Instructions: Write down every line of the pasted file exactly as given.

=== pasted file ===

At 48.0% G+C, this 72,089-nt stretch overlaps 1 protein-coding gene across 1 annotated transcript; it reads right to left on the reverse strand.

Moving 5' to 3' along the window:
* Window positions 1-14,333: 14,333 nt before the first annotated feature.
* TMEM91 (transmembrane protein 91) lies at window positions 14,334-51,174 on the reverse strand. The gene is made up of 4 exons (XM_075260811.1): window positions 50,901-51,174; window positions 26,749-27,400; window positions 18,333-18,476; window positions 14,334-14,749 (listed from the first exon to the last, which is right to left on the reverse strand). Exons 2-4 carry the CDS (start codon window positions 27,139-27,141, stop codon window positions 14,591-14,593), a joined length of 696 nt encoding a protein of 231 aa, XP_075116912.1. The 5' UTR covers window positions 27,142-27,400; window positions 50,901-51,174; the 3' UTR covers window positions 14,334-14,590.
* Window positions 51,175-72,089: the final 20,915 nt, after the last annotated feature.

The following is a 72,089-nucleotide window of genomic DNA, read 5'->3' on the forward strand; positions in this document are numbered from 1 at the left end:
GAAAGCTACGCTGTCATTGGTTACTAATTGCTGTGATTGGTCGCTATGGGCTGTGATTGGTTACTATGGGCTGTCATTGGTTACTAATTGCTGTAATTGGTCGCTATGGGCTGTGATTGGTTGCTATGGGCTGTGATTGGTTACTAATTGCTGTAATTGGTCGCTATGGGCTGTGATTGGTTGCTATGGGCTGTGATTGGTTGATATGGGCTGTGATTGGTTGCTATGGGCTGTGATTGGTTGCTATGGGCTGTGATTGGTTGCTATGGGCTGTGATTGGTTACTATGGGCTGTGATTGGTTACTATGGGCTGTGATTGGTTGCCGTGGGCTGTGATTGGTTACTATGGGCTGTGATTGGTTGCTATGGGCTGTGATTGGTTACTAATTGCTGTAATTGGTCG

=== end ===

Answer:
At 48.0% G+C, this 72,089-nt stretch overlaps 1 protein-coding gene across 1 annotated transcript; it reads right to left on the reverse strand.

Moving 5' to 3' along the window:
* Window positions 1-14,333: 14,333 nt before the first annotated feature.
* TMEM91 (transmembrane protein 91) lies at window positions 14,334-51,174 on the reverse strand. The gene is made up of 4 exons (XM_075260811.1): window positions 50,901-51,174; window positions 26,749-27,400; window positions 18,333-18,476; window positions 14,334-14,749 (listed from the first exon to the last, which is right to left on the reverse strand). Exons 2-4 carry the CDS (start codon window positions 27,139-27,141, stop codon window positions 14,591-14,593), a joined length of 696 nt encoding a protein of 231 aa, XP_075116912.1. The 5' UTR covers window positions 27,142-27,400; window positions 50,901-51,174; the 3' UTR covers window positions 14,334-14,590.
* Window positions 51,175-72,089: the final 20,915 nt, after the last annotated feature.

The following is a 72,089-nucleotide window of genomic DNA, read 5'->3' on the forward strand; positions in this document are numbered from 1 at the left end:
GAAAGCTACGCTGTCATTGGTTACTAATTGCTGTGATTGGTCGCTATGGGCTGTGATTGGTTACTATGGGCTGTCATTGGTTACTAATTGCTGTAATTGGTCGCTATGGGCTGTGATTGGTTGCTATGGGCTGTGATTGGTTACTAATTGCTGTAATTGGTCGCTATGGGCTGTGATTGGTTGCTATGGGCTGTGATTGGTTGATATGGGCTGTGATTGGTTGCTATGGGCTGTGATTGGTTGCTATGGGCTGTGATTGGTTGCTATGGGCTGTGATTGGTTACTATGGGCTGTGATTGGTTACTATGGGCTGTGATTGGTTGCCGTGGGCTGTGATTGGTTACTATGGGCTGTGATTGGTTGCTATGGGCTGTGATTGGTTACTAATTGCTGTAATTGGTCG